Quality of Life Research

, Volume 16, Issue 10, pp 1635–1645 | Cite as

Spontaneous reports of most distressing concerns in patients with inoperable lung cancer: at present, in retrospect and in comparison with EORTC-QLQ-C30+LC13

  • Eva Broberger
  • Carol Tishelman
  • Louise von Essen
  • Eva Doukkali
  • Mirjam A. G. Sprangers


Patients with lung cancer experience considerable distress. Therefore, accurate methods for assessing distress and quality of life over time may play a key role for managing and evaluating palliative care. Alternatives to commonly used standardized questionnaires are individual measures. This study prospectively and retrospectively explored the concerns that 46 patients with inoperable lung cancer spontaneously reported as causing most distress close to diagnosis and 6 months later. Changes in content individually generated through a structured inductive freelisting were compared with EORTC-QLQ-C30+LC13 ratings. The results showed that patients perceived a wide variety of concerns as most distressing and that their concerns changed over time. Between 56 and 62% of these concerns were assessed by items included in the EORTC-QLQ-C30+LC13 questionnaires. Furthermore, patients’ reports of most distress from fatigue, pain and dyspnea were not always reflected in intensity ratings of comparable EORTC-QLQ-C30+LC13 items. These results indicate that items included in standardized measures are not always adequate to assess patients’ concerns, priorities and changes over time. In addition to standardized questionnaires, individualized measures may be useful in the clinical palliative setting for providing detailed information about the individual’s problems and prioritizations.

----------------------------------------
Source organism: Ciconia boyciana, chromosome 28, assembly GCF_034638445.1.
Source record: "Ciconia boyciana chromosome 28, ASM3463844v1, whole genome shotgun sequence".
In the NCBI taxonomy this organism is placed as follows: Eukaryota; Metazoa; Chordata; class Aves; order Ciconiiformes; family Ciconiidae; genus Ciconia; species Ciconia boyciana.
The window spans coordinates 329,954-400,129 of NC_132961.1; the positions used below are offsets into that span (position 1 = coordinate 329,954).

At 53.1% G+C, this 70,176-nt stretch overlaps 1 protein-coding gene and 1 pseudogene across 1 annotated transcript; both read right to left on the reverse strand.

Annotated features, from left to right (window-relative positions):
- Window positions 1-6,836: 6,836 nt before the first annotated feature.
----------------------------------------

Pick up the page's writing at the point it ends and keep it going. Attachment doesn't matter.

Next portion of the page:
Change Distress Freelisting Lung cancer 



Health Care System


Lung cancer


Quality of life



The authors thank the following sources for financial support: The Swedish Cancer Society, The Swedish Heart-Lung Foundation, The Swedish Foundation for Health Care Sciences and Allergy Research, The Research Board for Health Caring Sciences at Karolinska Institutet, and the Department of Neurobiology, Care Sciences and Society at Karolinska Institutet. We also thank Coop Sweden for their support. We would like to express our sincere thanks to Kristina Bertilsson and the other research team colleagues Helena Leveälahti, Ann Rudman and Joakim Öhlén for helpful input and discussions about categorization.


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Copyright information

© Springer Science+Business Media B.V. 2007

Authors and Affiliations

  • Eva Broberger
    • 1
  • Carol Tishelman
    • 2
    • 3
  • Louise von Essen
    • 5
  • Eva Doukkali
    • 1
  • Mirjam A. G. Sprangers
    • 1
    • 4
  1. 1.Department of Neurobiology, Care Sciences and Society, Division of NursingKarolinska InstitutetStockholmSweden
  2. 2.Research and Development UnitStockholm Sjukhem FoundationStockholmSweden
  3. 3.Department of Learning, Informatics, Management and Ethics, Medical Management CentreKarolinska InstitutetStockholmSweden
  4. 4.Department of Medical Psychology, Academic Medical CenterUniversity of AmsterdamAmsterdamThe Netherlands
  5. 5.Department of Public Health and Caring Sciences, Psychosocial oncologyUppsala UniversityUppsalaSweden

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